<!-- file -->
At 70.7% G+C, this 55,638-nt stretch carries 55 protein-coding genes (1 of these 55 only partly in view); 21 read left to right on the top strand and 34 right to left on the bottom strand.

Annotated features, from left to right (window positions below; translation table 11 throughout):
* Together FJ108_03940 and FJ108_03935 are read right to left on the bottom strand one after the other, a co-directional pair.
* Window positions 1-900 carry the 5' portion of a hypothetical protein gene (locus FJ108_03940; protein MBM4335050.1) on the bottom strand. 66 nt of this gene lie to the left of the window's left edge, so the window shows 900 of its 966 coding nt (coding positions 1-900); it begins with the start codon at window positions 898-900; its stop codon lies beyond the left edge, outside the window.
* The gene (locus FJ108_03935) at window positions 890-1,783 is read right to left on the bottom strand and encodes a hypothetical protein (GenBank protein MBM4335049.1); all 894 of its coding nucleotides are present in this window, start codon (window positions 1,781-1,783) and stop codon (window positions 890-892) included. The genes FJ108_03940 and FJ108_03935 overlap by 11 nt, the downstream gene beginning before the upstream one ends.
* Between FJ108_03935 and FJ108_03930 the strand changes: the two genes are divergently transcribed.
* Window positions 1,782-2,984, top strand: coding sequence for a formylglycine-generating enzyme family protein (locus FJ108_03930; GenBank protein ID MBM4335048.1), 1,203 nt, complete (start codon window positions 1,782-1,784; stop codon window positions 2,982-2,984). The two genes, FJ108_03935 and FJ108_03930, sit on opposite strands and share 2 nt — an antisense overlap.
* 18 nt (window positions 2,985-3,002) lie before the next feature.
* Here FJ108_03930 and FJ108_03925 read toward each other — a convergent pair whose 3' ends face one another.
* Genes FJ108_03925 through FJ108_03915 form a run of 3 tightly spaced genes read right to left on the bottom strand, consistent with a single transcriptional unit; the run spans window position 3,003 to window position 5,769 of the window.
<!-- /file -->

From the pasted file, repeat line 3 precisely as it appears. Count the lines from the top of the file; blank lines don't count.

* Together FJ108_03940 and FJ108_03935 are read right to left on the bottom strand one after the other, a co-directional pair.